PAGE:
City to act on request to cut water at homes with delinquent garbage bills
A year after Mayor Mitch Landrieu asked the New Orleans City Council to allow the Sewerage & Water Board to cut off water service to customers who don’t pay their monthly fees for garbage pickup, it appears the council is ready to act.
The indication came Wednesday as the council opened three weeks of hearings on the mayor’s proposed 2014 operating budget.
The budget assumes the city will collect almost $1.3 million next year because of the added pressure the new policy would put on residents to pay the sanitation fee, which covers most of the cost of paying three private companies to collect trash across the city.
The water board cuts off water to properties that don’t pay the board for water and sewerage services, but not to those that fail to pay only the city’s sanitation fee, which is tacked onto the water bills.
The city has a policy of collecting garbage even if customers don’t pay their bills, to prevent trash from piling up on the streets and because it is difficult to tell who placed what trash out for collection.
The fee amounts to $24 a month per household or $48 a month for a small business eligible for city trash collection.
Restaurants and bars, other businesses that generate large amounts of trash, and residential properties with five or more units are supposed to pay for private trash pickup and so are not supposed to be charged the fee.
Inspector General Ed Quatrevaux issued a report in July saying that more than one third of New Orleanians are delinquent on paying the sanitation fee, and that the city’s ineffective system for collecting the money is costing City Hall millions of dollars a year.
He said $8.5 million, or more than 20 percent of the total owed to the city, went uncollected in 2011.
Councilwoman Stacy Head said Wednesday she thinks the council doesn’t have to pass an ordinance to let the water board change its policy.
She said state law authorizes the mayor and the board to sign an agreement letting the board shut off water to customers who don’t pay the fee.
Chief Administrative Officer Andy Kopplin said attorneys for the city and the water board disagree with Head.
In any case, the council would need to approve a cooperative endeavor agreement covering more than one year, so its acquiescence appears to be necessary one way or the other.
Council President Jackie Clarkson said most council members agreed months ago to support the mayor’s proposal, although longtime community activist Eloise Williams complained about the effect it would have on poor residents.
Also Wednesday, as the council discussed next year’s projected $504.3 million revenue budget, Head renewed her annual attack on the amount of property tax the city will collect.
She said the $115 million forecast for 2014 is about $40 million more than the city raised in property tax in 2005, before Hurricane Katrina, even though New Orleans’ population is now considerably smaller and many houses and businesses have yet to be renovated or put back into commerce, meaning they are paying little if any tax.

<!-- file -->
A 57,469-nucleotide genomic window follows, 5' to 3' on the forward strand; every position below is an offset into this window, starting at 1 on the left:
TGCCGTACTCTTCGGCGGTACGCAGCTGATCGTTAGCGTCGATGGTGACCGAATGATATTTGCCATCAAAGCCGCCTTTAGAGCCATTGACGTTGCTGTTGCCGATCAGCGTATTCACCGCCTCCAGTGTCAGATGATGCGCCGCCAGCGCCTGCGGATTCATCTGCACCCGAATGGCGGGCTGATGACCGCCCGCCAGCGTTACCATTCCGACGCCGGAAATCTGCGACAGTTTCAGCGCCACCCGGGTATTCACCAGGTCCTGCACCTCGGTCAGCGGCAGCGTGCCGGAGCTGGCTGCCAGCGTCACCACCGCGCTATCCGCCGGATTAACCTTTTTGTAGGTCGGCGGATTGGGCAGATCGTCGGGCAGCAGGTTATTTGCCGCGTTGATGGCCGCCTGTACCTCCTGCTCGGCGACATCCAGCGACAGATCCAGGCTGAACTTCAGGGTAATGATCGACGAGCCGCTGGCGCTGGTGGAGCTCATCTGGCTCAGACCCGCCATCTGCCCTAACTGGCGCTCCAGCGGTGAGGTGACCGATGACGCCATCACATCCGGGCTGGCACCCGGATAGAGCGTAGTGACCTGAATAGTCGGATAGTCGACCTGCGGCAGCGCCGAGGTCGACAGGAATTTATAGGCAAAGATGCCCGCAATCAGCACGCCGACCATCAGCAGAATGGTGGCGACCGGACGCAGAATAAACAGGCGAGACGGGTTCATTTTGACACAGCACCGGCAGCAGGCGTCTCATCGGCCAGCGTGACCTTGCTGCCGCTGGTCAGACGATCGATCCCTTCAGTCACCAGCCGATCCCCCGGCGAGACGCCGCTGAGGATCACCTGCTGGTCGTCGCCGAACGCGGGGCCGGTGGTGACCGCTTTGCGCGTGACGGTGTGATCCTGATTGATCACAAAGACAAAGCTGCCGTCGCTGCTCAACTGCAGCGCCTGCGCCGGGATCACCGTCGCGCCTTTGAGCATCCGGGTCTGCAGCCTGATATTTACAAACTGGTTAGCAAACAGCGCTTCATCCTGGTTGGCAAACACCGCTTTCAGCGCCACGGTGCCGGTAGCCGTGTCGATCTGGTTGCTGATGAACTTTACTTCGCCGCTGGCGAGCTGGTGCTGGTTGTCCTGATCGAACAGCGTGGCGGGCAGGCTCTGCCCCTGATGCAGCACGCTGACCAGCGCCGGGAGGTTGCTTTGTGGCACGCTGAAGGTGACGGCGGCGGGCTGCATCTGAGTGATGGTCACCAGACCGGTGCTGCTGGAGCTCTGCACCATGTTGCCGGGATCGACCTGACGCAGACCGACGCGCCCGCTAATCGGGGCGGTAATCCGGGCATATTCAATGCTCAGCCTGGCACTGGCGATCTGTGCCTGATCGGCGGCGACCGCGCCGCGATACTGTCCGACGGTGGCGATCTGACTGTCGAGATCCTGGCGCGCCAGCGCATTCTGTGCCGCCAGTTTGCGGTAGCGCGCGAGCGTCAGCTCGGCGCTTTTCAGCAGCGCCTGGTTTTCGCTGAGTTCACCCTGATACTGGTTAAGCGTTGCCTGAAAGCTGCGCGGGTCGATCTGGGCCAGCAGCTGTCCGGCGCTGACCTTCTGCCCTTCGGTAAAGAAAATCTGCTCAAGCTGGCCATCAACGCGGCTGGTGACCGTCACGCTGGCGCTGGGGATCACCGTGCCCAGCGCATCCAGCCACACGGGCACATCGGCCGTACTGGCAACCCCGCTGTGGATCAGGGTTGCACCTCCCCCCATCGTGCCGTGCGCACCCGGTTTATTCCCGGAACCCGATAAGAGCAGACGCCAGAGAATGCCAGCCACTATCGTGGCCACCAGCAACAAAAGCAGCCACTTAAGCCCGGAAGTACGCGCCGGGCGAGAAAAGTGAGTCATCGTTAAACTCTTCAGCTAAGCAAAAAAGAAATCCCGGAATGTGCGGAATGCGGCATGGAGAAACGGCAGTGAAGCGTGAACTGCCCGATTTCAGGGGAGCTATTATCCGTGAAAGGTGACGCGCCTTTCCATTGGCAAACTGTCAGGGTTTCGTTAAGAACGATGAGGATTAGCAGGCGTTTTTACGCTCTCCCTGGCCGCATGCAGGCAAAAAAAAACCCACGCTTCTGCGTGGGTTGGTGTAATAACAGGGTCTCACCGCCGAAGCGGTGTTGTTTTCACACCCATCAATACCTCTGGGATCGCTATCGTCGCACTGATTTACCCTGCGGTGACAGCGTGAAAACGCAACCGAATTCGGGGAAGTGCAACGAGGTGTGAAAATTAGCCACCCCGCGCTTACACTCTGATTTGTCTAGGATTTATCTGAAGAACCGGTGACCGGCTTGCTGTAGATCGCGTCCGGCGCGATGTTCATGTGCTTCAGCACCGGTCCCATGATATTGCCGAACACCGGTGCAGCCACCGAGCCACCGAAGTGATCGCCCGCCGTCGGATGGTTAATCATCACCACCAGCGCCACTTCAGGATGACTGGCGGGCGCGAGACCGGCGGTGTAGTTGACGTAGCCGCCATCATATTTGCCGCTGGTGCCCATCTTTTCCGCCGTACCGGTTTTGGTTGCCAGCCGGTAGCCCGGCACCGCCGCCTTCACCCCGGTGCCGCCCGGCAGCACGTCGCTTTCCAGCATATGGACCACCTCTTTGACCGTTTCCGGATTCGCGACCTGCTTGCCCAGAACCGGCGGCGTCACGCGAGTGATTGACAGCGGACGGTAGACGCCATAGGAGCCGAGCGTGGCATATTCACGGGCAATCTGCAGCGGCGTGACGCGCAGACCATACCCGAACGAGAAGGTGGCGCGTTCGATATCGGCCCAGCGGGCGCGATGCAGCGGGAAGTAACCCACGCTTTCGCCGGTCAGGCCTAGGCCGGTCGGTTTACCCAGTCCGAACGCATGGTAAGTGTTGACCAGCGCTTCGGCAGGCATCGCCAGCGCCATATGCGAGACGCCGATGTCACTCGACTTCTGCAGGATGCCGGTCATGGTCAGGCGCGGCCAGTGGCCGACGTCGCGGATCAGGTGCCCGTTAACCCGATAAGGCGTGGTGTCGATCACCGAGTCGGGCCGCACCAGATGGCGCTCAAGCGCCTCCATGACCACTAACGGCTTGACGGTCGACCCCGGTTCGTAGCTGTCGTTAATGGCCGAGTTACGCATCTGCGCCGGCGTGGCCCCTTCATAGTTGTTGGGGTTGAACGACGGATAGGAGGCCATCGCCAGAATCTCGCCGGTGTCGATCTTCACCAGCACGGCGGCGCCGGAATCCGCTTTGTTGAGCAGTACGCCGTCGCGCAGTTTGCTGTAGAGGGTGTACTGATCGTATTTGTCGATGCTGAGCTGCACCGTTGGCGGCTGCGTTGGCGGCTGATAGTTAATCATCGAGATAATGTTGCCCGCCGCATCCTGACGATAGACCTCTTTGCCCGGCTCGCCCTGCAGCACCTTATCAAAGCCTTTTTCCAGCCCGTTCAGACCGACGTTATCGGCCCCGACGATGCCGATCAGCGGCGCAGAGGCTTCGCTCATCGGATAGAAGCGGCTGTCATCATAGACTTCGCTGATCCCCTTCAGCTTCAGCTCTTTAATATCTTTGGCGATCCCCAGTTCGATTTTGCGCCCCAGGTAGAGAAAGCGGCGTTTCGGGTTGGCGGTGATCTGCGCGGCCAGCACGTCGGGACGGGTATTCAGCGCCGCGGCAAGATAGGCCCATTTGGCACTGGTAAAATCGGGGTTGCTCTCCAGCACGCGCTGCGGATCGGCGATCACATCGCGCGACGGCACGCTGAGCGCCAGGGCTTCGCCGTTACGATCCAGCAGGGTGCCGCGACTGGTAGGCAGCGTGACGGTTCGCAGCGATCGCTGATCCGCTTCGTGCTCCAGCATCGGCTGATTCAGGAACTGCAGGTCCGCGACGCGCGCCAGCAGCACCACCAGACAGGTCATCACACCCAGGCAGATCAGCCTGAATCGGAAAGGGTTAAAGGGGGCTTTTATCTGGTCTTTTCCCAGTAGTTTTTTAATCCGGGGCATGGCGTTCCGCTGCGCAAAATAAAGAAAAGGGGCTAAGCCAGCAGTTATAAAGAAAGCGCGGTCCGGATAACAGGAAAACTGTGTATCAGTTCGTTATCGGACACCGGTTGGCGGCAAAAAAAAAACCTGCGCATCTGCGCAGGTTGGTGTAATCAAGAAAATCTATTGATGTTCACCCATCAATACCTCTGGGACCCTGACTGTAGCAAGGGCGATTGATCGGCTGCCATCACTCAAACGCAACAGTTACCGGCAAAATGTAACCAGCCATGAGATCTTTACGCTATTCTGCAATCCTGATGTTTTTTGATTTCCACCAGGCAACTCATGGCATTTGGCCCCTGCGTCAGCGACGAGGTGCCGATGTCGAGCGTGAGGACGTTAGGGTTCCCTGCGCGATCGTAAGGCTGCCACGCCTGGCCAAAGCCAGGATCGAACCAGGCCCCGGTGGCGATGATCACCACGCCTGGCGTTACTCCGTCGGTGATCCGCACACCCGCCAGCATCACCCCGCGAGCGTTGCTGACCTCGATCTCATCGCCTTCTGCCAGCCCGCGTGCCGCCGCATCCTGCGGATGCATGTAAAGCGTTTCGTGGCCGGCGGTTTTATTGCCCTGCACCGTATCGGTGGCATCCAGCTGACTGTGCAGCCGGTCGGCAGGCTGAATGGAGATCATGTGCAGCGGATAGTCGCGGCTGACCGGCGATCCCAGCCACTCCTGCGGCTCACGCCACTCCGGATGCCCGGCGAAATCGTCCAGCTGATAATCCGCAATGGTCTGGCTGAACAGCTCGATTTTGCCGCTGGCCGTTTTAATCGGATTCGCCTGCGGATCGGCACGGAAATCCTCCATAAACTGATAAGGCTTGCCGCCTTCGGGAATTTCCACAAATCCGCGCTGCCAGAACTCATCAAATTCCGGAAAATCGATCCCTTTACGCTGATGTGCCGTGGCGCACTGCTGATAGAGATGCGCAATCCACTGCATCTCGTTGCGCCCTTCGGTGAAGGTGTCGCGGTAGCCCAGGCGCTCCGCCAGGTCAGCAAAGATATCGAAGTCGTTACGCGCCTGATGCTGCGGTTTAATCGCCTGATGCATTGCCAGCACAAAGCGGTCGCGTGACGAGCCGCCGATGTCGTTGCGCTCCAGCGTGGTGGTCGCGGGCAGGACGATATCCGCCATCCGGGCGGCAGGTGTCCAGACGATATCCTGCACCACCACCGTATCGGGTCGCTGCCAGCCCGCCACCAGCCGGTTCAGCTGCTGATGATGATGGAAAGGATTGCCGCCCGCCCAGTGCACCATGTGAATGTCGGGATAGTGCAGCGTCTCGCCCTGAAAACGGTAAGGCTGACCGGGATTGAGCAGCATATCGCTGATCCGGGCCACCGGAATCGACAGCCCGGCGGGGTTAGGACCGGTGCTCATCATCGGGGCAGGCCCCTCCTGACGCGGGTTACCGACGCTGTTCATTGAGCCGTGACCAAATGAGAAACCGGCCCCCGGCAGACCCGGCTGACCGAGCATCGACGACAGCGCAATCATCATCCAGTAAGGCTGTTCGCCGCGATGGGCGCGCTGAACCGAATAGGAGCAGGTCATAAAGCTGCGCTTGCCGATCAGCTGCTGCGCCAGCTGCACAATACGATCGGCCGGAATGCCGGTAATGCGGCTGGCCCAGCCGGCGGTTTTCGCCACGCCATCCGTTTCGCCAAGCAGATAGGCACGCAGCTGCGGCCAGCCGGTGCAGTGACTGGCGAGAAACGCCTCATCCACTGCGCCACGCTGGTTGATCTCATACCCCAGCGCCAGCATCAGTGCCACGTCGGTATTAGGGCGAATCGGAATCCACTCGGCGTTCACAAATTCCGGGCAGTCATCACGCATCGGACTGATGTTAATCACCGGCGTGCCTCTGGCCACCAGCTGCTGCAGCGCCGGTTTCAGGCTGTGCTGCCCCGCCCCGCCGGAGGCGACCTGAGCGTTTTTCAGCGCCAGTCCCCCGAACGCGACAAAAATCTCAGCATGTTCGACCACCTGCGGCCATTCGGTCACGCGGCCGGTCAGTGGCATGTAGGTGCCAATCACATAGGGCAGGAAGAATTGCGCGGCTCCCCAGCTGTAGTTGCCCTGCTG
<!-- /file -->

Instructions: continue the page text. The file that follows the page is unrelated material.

“I firmly believe there is an overburdening of taxation on a smaller number of people,” said Head, who has consistently presented that argument each year, sometimes proposing to reduce the city’s millage rate, though she rarely gains much support from her colleagues.
On Wednesday, administration officials and other council members said the principal reason for the rise in property tax revenue is the change in 2011 to a single citywide assessor, leading to what they said are fairer and more realistic assessments for thousands of properties.
Probably the day’s best news came from Chief Financial Officer Norman Foster, who said despite the financial challenges facing the city, a five-year forecast shows revenue growing fast enough that by 2018 the city could have built up a $60 million fund balance, or cumulative surplus, in sharp contrast to the $20 million deficit it had at the end of 2012.
That deficit is supposed to be cut to $4.5 million by the end of this year and to become a $4.3 million surplus by the end of 2014, unless the city must spend millions on unbudgeted but court-ordered expenses such as improving conditions at Orleans Parish Prison or paying overdue contributions to the firefighters’ pension fund.
The council was told that even though revenue from the city’s traffic cameras has fallen from $17.3 million in 2011 to $11.1 million this year, the number is expected to climb to $12 million next year as the city addresses a number of what officials called “technical challenges” with the cameras.
The 2014 revenue forecast includes an expected $1 million contribution to the general fund from the French Market Corp., but Councilwoman Kristin Gisleson Palmer, a member of the French Market board, warned that the agency could face additional expenses next year if it takes over management of the new riverfront park in Faubourg Marigny and Bywater.
She said, however, that she thinks the market could triple its revenue if its management were “thoroughly reformed.”